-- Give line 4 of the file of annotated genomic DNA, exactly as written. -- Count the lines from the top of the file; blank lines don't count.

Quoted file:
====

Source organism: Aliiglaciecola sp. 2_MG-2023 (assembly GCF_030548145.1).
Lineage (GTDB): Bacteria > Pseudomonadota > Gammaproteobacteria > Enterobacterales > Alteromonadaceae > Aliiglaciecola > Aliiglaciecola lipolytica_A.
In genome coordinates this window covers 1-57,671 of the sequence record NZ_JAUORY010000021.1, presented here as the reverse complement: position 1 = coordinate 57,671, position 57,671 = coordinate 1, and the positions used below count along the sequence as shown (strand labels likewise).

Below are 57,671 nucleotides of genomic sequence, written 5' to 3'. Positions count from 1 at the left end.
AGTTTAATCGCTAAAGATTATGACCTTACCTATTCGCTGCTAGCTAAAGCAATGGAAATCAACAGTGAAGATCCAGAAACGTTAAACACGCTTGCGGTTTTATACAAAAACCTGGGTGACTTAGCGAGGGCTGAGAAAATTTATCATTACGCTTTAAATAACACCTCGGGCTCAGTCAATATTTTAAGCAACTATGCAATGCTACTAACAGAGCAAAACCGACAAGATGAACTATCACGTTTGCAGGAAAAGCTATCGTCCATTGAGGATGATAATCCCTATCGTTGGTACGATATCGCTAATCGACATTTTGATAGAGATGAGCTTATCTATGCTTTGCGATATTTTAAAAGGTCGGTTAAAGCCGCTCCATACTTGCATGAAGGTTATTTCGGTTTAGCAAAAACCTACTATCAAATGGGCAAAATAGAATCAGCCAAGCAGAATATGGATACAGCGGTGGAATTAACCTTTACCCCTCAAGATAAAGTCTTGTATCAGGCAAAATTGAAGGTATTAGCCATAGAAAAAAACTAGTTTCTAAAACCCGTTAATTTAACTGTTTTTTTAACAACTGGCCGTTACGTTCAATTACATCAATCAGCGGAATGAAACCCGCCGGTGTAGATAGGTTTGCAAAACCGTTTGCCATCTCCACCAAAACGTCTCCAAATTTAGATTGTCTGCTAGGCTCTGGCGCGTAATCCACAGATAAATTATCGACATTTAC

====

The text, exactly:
Below are 57,671 nucleotides of genomic sequence, written 5' to 3'. Positions count from 1 at the left end.